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To: nikos1121

IMO, Putin manuvered the dope into a real corner. If he strikes, he is the international law breaker. If he does not, he looks like a blustering idiot. The dope will probably save face by declaring this was his idea all along but he will remain vigilent and if the transfer does not take place (logistically impossible to do anyway), he will strike at it. So, the ball will be back in the dopes court so to speak but whatever he does, he will look like the dope he is. Meanwhile, Putin leaves him politically weaker in the US BUT still in charge of taking apart the US from within. Putin accomplishes his strategic goal, removing the US from the playing field.

7 posted on 09/10/2013 3:13:48 AM PDT by Mouton (The insurrection laws perpetuate what we have for a government now.)
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To: raybbr

And we shall note that Assad and Putin still conveniently deny having any weapons in the area.

8 posted on 09/10/2013 3:14:03 AM PDT by lavaroise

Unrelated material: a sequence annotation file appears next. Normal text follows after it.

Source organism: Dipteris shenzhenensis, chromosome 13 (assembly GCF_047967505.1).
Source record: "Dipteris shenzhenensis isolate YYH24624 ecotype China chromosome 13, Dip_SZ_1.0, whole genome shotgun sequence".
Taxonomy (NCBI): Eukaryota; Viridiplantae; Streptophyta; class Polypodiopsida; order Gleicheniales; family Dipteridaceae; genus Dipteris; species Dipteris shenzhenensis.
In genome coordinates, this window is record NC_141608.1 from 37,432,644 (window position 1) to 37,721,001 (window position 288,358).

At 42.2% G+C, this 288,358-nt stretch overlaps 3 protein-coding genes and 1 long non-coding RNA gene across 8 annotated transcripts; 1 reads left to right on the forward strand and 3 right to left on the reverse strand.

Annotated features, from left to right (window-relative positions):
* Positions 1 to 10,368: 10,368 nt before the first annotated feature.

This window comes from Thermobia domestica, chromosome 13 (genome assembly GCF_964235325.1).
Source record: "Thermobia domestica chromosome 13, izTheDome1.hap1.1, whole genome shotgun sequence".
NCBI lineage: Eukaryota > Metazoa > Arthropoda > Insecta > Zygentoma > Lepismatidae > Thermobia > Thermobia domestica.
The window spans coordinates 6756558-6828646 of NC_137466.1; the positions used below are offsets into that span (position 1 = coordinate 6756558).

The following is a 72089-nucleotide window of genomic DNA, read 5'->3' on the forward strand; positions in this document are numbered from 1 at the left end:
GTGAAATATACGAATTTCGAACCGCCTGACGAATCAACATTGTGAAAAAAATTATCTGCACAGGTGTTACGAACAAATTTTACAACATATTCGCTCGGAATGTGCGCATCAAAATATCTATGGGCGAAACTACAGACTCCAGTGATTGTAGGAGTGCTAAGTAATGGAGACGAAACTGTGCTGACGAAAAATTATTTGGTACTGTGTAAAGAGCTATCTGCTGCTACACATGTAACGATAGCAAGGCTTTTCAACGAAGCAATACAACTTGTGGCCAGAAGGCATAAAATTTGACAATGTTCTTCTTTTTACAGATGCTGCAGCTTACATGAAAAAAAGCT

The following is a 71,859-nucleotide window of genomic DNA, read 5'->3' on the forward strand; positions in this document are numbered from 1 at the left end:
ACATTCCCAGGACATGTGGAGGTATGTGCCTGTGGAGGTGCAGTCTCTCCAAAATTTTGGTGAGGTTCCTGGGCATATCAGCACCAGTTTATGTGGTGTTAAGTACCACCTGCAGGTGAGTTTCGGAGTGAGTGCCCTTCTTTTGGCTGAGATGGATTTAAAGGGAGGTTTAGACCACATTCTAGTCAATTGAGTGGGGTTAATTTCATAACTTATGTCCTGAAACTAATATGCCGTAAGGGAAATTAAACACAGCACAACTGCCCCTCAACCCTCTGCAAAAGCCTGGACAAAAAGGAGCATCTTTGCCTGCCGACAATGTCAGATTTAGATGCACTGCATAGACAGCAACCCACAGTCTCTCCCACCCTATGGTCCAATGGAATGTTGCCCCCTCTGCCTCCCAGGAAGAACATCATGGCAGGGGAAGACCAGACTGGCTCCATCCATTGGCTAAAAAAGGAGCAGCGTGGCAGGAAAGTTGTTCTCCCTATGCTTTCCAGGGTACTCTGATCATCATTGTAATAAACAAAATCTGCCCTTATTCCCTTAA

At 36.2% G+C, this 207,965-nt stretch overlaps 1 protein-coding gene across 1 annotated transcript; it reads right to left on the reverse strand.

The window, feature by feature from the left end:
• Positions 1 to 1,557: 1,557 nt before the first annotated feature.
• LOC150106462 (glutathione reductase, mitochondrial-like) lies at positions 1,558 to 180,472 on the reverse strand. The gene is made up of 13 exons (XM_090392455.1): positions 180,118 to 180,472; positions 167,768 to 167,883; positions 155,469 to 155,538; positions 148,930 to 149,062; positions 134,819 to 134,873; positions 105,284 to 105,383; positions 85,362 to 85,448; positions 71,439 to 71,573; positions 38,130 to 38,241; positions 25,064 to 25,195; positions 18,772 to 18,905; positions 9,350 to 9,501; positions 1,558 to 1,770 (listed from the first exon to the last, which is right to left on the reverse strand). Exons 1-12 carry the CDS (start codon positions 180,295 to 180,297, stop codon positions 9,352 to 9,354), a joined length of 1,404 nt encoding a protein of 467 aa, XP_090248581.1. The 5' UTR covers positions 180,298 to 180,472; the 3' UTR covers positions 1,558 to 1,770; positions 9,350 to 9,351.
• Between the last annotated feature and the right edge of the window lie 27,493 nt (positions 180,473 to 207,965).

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To: ClearCase_guy

Now that makes sense. Assad is definitely more secure. He can now, with Russian help, beat the heck out of the rebels with impunity in fact, he comes out in the media looking like a pretty good guy. ANd he rendered Obama a true paper tiger because, as you say, Obama can’t fire a shot now.

I still think the Congress should not vote to give him the option to bomb. I sure hope republicans don’t offer some resolution that says, “We will authorize bombing if Syria doesn’t dismantle their chemical weapon stockpile in x number of days.”

9 posted on 09/10/2013 3:16:41 AM PDT by nikos1121 (“To err is human; to forgive, divine.” Alexander Pope (1688-1744) English poet)
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To: Gen.Blather
He could have been an evil genius, moved a little slower towards his destructive goals and ended up president for life.

He can still play the race card to accomplish that.

10 posted on 09/10/2013 3:19:54 AM PDT by Dixie Yooper (Ephesians 6:11)
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To: nikos1121
Putin already beat Ovomit by making him look like the petulant, lying, dipwad that we all know he is; except Putin did it on the International level. It was the equivalent of having Obama admit to being Putin's bit@h.